Mid-May Day

Bluets first, then violets
backdropped by dandelions.

Daffodils going by, tulips
opening pastel wings.

Promise of iris in rising spears,
lily-of-the-valley set to bloom.

Across the field, the lilac tree
lifting soon-to-be fragrant cones

that one week hence in full bloom
will assault the eager bees.

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Night Visitors

It’s the first week of February.
Wild apples picked in October
have shriveled into themselves.

No longer suitable for apple pie
we dump them out for the herd of deer
that haunted our woods through

January, scavenging among spruce,
standing on hind legs in the snow
to reach the buds of high-bush and tree.

There’s no distinction on the ground––
everything was eaten as we found
the morning after a moonlit meal in Maine.

In arboribus credo

Where shall I set my listening chair?
In the oak wood behind my house
where hemlocks stand and pines blow?

In the slightest breeze they wave their leaves
and needles as if in greeting. Through rain
snow, sun and ice, rooted in place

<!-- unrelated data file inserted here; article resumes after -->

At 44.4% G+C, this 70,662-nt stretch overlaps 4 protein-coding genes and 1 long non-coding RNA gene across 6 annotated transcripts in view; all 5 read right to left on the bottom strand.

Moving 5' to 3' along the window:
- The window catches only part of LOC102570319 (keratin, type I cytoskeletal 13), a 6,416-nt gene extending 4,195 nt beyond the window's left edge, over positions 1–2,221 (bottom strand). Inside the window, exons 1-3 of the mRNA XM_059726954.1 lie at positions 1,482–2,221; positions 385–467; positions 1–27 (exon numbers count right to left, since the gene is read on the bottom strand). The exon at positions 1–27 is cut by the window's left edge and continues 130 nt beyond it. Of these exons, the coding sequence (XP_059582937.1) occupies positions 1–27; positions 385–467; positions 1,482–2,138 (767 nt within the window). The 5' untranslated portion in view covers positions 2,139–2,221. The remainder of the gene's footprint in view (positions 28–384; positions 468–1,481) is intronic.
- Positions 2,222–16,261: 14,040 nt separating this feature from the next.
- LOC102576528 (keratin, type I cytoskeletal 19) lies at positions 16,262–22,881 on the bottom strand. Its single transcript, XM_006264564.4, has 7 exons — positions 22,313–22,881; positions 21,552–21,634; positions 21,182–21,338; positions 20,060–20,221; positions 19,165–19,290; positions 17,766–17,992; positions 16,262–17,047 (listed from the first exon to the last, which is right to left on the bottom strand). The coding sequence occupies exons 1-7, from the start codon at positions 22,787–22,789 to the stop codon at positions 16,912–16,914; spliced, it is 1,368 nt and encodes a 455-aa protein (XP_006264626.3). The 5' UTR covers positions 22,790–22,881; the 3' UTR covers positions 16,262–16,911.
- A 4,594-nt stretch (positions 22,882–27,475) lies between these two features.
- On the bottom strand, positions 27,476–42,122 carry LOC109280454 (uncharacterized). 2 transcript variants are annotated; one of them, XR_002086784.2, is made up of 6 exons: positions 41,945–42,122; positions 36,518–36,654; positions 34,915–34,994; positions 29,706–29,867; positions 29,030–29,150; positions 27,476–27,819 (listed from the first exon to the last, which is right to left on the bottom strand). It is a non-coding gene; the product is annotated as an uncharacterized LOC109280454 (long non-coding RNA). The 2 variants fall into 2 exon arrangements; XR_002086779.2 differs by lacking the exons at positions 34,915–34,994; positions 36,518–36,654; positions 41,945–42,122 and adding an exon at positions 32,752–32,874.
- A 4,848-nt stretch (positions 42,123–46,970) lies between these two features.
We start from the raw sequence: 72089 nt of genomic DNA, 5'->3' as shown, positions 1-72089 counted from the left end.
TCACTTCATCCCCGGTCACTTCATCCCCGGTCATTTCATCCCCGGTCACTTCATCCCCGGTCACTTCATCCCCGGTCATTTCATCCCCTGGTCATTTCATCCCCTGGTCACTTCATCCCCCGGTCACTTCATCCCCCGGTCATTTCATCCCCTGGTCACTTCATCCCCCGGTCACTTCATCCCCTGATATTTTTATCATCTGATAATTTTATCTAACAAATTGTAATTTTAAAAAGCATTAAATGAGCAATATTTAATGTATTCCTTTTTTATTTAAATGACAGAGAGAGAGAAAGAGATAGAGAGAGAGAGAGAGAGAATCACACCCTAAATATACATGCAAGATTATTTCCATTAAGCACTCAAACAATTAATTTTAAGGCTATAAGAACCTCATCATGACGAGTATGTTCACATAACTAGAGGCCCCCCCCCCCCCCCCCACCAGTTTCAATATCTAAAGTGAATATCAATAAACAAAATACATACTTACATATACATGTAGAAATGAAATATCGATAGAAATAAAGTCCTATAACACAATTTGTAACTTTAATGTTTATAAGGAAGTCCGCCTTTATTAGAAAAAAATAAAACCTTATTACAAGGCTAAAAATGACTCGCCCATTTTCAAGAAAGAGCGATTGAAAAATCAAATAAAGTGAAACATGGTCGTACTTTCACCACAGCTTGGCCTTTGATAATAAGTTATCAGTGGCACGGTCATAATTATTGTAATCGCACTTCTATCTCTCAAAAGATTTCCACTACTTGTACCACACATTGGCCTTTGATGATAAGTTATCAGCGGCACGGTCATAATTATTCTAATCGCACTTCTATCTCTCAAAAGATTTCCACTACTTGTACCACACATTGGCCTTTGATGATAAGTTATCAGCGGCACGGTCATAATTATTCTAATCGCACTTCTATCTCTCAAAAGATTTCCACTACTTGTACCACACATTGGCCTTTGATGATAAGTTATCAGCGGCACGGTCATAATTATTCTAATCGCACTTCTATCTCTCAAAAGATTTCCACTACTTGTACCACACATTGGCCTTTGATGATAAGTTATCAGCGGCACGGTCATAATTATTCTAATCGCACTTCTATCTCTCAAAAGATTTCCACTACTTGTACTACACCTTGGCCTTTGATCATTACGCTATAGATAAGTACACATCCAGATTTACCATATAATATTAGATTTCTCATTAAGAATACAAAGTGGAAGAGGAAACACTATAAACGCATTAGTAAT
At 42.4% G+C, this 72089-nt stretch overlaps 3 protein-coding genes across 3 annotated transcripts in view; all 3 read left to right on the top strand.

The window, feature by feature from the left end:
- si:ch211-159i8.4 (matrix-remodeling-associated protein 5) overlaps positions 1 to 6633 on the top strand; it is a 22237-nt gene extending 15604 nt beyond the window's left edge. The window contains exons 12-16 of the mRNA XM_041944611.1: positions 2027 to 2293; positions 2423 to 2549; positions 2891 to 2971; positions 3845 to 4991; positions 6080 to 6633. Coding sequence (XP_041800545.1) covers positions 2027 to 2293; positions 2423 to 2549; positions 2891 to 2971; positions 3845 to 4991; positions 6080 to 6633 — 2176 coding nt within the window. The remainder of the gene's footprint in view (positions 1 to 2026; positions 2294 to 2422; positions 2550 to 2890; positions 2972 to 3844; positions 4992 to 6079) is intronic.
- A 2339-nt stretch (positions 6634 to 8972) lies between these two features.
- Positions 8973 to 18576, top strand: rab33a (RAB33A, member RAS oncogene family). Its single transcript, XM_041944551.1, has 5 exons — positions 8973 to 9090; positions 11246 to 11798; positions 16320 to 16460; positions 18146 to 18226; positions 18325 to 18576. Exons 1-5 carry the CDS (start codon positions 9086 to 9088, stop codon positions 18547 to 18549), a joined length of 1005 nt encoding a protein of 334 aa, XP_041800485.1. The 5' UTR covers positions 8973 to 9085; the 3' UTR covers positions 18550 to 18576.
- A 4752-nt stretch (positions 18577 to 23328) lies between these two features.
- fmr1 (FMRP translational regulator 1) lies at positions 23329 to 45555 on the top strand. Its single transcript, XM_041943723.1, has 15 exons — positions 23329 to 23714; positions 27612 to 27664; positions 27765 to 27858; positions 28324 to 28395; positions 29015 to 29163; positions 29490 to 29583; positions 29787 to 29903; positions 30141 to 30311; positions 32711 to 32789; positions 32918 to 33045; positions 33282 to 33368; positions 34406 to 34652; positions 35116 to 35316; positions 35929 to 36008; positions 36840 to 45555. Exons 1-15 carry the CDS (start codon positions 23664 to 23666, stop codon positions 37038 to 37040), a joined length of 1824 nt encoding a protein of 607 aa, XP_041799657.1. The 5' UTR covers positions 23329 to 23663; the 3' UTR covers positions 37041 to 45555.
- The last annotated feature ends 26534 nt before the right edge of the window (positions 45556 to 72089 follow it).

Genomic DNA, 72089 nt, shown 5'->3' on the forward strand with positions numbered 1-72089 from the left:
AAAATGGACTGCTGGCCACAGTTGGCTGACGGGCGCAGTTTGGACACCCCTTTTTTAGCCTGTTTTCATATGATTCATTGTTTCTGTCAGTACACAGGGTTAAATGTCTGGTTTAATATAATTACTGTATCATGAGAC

they live and die, making more beautiful
that one place, and that is enough, I believe.

Left with Questions About …

stewardship of the land we bought
when we were barely old enough
to grasp the meaning of being stewards
of what we had been given.

With age comes understanding.
With age comes sense of responsibility
to history held in the rings of the oak
in the whorls of pine crowned with cones

and even deeper in glacial stones
raked across this land in a distant time,
all of it passing through our hands
like water, as do the passing years …

And what we choose, our actions now
are the future for stewards who follow.

For Want of an “E”

I thought you exclaimed, Oh, my dear,
and quickly my mind bent toward trouble.

But trouble had nothing to do with you
when the spelling of “dear” became deer––

Five of them in a pretty line, crossing
the field to the other side of the road

from whence they disappeared
into the stand of pines.